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Kansas City lawmaker faces $30,585 in ethics fees

JEFFERSON CITY | A Democratic lawmaker whose most recent Missouri House term was delayed a month until he paid ethics fees has found more trouble with the Missouri Ethics Commission.

The Ethics Commission assessed $30,585 in fees against Leonard “Jonas” Hughes IV and his campaign committee Hughes for the House, after concluding various rules were broken. The action was taken last week but not publicized until Monday.

Among the findings, the commission concluded Hughes converted $5,182 of campaign contributions for personal use and wrongly made 20 payments in cash – worth $3,402 – for expenses that exceeded $50. In addition, it says Hughes' campaign did not file finance reports due in July and October of 2011 and this past January, and submitted a report 32 days late.

Hughes, who argued that the Ethics Commission has not treated him and others fairly, denied using campaign funds for personal uses. He said the commission's definition for campaigning is ambiguous and that cash was withdrawn from campaign accounts for legitimate purposes such as paying workers who do not have bank accounts and for food on Election Day. Hughes also said he no longer has any campaign accounts.

“The way it's portrayed to the public, it's as if we're criminals, and we're not criminals, and they have no right to portray us in a way such as that,” Hughes said. He added: “The way they destroy people's lives is unethical.”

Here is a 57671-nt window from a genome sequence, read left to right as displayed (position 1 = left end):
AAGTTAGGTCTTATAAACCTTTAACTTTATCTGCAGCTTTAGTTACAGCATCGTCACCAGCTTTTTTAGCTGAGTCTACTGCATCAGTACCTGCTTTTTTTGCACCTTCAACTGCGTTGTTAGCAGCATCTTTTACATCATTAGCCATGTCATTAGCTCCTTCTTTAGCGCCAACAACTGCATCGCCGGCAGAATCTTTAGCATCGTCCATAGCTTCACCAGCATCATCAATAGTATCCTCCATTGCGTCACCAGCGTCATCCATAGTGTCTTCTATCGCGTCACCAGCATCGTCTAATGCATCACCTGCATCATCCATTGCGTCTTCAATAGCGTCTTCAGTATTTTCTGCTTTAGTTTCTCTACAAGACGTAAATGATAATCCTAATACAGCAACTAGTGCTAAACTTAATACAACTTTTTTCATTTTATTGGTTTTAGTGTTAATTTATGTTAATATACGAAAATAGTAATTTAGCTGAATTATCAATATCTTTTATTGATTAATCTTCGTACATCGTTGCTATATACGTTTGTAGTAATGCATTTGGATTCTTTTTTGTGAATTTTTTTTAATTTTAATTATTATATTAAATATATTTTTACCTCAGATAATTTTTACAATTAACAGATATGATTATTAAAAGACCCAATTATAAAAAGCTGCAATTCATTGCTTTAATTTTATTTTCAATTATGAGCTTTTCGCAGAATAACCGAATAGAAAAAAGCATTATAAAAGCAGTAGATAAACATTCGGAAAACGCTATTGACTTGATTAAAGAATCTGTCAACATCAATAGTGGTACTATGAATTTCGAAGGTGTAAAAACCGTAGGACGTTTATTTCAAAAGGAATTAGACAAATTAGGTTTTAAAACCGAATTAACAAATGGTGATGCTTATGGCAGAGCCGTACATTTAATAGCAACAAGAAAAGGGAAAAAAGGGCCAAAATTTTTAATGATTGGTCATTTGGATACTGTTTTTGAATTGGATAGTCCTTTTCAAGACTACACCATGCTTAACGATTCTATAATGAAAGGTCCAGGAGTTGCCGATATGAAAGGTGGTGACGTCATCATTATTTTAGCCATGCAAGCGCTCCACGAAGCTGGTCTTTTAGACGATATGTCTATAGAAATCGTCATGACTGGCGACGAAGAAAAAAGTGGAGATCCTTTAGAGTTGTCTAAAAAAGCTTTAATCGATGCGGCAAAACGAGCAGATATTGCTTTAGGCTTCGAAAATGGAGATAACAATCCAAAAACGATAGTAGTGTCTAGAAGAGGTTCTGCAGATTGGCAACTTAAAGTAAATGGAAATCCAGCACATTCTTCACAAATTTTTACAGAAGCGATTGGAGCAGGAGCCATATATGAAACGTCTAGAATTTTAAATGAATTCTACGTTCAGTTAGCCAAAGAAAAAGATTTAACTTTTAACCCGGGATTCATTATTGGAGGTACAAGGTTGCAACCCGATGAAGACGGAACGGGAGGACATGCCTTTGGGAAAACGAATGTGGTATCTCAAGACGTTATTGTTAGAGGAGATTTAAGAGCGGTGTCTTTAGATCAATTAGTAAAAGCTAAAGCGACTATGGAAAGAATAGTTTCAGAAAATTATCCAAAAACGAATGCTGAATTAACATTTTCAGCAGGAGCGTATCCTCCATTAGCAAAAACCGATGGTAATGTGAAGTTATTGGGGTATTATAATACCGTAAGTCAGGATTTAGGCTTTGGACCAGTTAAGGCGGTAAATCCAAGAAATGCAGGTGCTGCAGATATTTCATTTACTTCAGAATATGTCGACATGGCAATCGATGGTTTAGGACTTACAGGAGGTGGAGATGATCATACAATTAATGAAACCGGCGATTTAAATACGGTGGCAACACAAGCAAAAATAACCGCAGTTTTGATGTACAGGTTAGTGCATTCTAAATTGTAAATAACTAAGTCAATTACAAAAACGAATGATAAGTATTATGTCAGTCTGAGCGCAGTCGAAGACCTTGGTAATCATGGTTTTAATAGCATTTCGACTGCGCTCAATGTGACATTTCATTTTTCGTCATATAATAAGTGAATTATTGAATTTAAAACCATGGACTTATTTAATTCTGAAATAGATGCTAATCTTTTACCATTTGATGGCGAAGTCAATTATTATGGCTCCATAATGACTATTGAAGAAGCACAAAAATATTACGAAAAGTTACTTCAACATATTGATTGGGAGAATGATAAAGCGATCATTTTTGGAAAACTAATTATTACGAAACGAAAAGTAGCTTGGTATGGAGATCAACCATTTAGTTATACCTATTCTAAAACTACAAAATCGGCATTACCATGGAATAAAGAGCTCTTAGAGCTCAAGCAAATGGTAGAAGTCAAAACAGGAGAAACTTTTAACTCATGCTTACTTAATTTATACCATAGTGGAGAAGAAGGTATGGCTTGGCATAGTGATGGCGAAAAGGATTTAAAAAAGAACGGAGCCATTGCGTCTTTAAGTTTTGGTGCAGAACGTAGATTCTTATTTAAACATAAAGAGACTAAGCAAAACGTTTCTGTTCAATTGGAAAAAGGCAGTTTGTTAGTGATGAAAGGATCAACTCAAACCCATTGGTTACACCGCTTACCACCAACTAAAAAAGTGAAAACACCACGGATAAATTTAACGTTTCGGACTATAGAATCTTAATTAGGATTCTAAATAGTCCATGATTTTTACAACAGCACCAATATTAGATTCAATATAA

Hughes, 32, said he will appeal. The Kansas City lawmaker first was elected to the Missouri House in 2004 and is barred by term limits from seeking re-election this year.

The Ethics Commission said Hughes did not attend a hearing last week in the case, was not present for two depositions and never gave a meaningful response. Hughes said Monday that he didn't see a way to win and that he is not optimistic about the chances for his appeal.

Much of the penalty Hughes would pay still could be reduced if he pays a portion within 45 days and does not commit additional violations during the next two years. If he complies, Hughes would need to pay about $10,785.

The Ethics Commission detailed the most recent ethics case against Hughes into seven counts. The commission pointed to several examples to explain its conclusion that Hughes converted funds for personal uses. Among them were seven checks totaling about $966 that were issued to Hughes from an unreported bank account and another check for $230 that was issued from a campaign account for Virgil Troutwine and ultimately endorsed by Hughes. Troutwine's signature did not appear to be anywhere on the check.

The commission also opted to notify the chairman of the House Ethics Committee of its findings. Officials said this is the first time in at least three years that it has taken that step. Ethics Commission Executive Director Julie Allen said the commission considers the violations serious and that there have been past issues involving Hughes.

“The commission order lays out Rep. Hughes' continued disregard for the law and his ongoing violation of the campaign finance laws,” Allen said. She added that the case is a good example for why Missouri needs a potent ethics law with strong enforcement mechanisms for the Ethics Commission.

Missouri's most recently approved state ethics law was invalidated earlier this year by the state Supreme Court because of the way it was passed.

Last January, Hughes could not join fellow House members when they were sworn into office because he owed $19,090 in fees to the state Ethics Commission. He was required to pay $6,090 for filing late campaign finance and financial disclosure statements in 2006, 2007, 2009 and 2010. The commission also levied a $13,000 fee in 2008 after concluding he did not report all campaign donations and expenses and used some political funds for personal uses.

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